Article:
• The most common offence/charge was acts intended to cause injury (20% or 1,258 prisoners), followed by unlawful entry with intent (16% or 1,037 prisoners) and illicit drug offences (13% or 800 prisoners).

Tasmania

  • The number of adult prisoners in Tasmanian prisons was 569, an increase of 10% (50 prisoners) from 2015.
  • The adult imprisonment rate was 141 prisoners per 100,000 adult population, an increase from 130 prisoners per 100,000 adult population in 2015.
  • Just over three in five prisoners (61% or 349 prisoners) had previously been imprisoned under sentence.
  • The most common offence/charge was acts intended to cause injury (21% or 118 prisoners), followed by homicide (12% or 66 prisoners).

Australian Capital Territory

  • The number of adult prisoners in Australian Capital Territory prisons was 441, an increase of 11% (45 prisoners) from 2015.
  • The adult imprisonment rate was 144 prisoners per 100,000 adult population, an increase from 131 prisoners per 100,000 adult population in 2015.
  • Nearly three-quarters of prisoners (74% or 324 prisoners) had previously been imprisoned under sentence. This was the largest proportion of any state or territory (the national average was 56%).
  • The most common offence/charge was acts intended to cause injury (27% or 120 prisoners), followed by sexual assault (12% or 51 prisoners).

Northern Territory

  • The number of adult prisoners in Northern Territory prisons was 1,666, an increase of 5% (73 prisoners) from 2015.
  • The adult imprisonment rate was 923 prisoners per 100,000 adult population, an increase from 885 prisoners per 100,000 adult population at 30 June 2015. The Northern Territory continues to have the highest imprisonment rate of any state or territory, with the national rate in 2016 averaging 208 prisoners per 100,000 adult population.
  • Seven in ten prisoners (72% or 1,194 prisoners) had previously been imprisoned under sentence.
  • The most common offence/charge was acts intended to cause injury (46% or 769 prisoners) followed by sexual assault (11% or 187 prisoners).

Looking at repeat offenders, we note that Aboriginal & Torres Strait Islanders have a disproportionately higher rate than non-indigenous categories, especially men.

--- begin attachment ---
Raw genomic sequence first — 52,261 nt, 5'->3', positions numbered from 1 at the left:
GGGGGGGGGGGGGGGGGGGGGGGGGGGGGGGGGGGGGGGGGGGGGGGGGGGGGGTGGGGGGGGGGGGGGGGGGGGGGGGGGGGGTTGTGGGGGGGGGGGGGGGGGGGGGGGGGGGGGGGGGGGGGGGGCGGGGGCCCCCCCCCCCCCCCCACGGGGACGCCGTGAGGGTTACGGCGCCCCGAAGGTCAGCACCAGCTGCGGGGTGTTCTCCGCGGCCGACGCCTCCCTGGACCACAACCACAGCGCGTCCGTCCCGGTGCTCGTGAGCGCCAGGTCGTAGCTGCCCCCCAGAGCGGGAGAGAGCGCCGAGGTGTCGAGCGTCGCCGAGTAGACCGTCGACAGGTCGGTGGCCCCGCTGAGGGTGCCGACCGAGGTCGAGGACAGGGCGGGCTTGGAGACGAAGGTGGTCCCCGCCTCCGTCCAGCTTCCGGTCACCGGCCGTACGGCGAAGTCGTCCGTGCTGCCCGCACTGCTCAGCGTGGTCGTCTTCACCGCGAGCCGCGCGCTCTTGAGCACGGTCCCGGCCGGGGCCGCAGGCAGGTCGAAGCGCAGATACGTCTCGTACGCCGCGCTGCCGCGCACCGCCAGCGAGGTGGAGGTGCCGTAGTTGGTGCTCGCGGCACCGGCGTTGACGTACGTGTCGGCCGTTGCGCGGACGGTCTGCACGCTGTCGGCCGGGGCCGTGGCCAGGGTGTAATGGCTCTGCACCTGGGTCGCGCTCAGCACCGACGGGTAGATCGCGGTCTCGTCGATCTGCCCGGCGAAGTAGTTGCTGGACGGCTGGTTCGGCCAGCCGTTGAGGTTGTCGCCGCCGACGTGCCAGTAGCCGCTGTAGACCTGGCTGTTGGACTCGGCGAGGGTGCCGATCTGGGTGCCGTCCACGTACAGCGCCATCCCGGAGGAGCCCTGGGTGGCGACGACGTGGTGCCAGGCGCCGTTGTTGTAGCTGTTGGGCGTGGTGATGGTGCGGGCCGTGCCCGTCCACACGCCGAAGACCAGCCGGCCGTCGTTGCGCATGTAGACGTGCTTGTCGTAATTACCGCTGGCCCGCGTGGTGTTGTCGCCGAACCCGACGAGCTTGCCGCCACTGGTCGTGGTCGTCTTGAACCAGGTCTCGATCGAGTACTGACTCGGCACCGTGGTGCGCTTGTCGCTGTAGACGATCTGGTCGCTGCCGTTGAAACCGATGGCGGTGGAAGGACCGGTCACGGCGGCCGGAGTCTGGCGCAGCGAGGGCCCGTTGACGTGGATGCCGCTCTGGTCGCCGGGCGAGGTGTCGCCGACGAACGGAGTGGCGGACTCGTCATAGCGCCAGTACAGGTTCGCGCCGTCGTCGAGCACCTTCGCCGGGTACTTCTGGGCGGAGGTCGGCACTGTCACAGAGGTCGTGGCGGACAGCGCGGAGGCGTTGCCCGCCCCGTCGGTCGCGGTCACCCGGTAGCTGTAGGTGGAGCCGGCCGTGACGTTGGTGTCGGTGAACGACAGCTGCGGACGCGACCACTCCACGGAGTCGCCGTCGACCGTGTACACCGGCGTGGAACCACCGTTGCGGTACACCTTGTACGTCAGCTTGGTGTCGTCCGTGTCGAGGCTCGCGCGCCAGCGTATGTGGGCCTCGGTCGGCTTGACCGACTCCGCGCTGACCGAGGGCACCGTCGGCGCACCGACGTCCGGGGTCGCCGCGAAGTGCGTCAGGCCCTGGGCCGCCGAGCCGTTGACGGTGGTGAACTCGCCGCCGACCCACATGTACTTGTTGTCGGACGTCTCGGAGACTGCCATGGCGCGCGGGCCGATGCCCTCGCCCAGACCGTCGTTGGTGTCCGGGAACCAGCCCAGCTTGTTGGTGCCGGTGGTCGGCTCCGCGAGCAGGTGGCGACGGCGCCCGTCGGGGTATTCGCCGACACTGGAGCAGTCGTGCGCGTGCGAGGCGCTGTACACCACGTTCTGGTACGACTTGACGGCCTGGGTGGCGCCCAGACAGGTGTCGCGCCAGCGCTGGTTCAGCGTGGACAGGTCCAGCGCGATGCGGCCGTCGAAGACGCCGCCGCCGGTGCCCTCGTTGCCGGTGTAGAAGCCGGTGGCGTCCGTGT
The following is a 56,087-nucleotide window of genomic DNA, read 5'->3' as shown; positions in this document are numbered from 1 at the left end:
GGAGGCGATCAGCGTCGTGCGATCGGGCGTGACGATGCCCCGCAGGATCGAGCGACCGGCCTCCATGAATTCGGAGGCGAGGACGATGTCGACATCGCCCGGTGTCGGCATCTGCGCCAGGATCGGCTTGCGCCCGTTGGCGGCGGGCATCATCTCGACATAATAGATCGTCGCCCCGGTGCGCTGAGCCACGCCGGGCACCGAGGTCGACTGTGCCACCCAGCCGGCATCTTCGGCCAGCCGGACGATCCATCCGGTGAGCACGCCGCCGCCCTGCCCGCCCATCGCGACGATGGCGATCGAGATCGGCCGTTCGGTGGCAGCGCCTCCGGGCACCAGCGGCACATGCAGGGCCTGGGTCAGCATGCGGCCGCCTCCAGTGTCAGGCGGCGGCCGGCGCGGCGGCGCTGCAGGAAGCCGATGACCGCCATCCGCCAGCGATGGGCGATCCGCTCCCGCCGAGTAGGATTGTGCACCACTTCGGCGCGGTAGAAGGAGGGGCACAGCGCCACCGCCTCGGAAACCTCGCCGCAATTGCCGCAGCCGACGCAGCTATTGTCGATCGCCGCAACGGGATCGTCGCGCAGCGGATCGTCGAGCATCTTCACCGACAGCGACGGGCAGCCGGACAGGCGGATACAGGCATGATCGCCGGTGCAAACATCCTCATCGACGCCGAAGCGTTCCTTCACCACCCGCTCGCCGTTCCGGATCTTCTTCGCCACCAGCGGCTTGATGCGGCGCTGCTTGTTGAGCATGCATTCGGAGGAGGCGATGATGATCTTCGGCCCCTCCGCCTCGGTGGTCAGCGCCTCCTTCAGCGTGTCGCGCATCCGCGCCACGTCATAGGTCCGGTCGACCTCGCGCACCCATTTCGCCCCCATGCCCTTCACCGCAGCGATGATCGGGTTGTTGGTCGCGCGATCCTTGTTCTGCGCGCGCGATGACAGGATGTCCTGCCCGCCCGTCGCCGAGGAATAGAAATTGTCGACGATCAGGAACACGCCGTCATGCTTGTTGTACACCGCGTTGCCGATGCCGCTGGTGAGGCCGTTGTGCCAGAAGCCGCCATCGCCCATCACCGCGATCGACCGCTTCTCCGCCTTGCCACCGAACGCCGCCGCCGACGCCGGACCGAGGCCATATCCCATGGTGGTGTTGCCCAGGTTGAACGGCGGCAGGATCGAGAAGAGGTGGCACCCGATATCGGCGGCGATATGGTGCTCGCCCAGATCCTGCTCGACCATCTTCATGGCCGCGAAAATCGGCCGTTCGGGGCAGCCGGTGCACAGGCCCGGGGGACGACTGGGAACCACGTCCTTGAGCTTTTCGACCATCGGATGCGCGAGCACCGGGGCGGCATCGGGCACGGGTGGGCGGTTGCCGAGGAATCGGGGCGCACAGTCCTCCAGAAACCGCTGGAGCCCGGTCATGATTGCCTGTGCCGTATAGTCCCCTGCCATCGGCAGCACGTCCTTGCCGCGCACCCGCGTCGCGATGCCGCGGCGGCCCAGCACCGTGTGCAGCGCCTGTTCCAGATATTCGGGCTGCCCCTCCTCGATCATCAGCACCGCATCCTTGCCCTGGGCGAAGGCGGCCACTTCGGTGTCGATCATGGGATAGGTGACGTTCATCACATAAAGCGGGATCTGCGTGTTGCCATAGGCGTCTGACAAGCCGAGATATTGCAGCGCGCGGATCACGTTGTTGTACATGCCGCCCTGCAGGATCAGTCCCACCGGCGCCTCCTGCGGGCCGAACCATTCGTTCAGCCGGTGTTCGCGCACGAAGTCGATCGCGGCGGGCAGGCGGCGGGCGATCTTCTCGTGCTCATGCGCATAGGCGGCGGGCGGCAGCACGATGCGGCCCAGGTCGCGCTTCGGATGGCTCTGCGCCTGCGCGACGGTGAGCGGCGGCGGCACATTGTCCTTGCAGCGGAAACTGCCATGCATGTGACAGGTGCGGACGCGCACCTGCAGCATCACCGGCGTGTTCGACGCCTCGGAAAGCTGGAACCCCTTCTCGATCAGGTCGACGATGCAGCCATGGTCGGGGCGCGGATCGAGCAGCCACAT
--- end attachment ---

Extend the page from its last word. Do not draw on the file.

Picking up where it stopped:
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Although Australian prisoners make up around 79% of all inmates, “foreign born” prisoners by background show the following statistics. While Muslims represent around 2.2% of the Australian population, they represent around 14% of foreign born prisoners. Lebanon, Sudan and Iraq make up the largest components relative. Looking at the Asian population at 12% of total, they average around 25% of the foreign-born prison population. Vietnam, HK and China are the main perpetrators.  The ABS do not break down ethnicity of children born to migrants.

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It seems that physical assault, illicit drug and sexual offenses top most states and incarceration rates continue to rise in every state and territory.

In summary, while the numbers for both sentenced and unsentenced prisoners have continued to rise, the unsentenced population has grown at a faster rate.

Ten years ago, one in five prisoners was unsentenced, whereas now, the unsentenced population has grown to account for one third of all prisoners.

Over half (55 per cent) of all unsentenced prisoners had an offence of either acts intended to cause injury (29 per cent), illicit drug offences (15 per cent) or unlawful entry with intent (11 per cent).

One in four unsentenced prisoners identified as Aboriginal and Torres Strait Islander.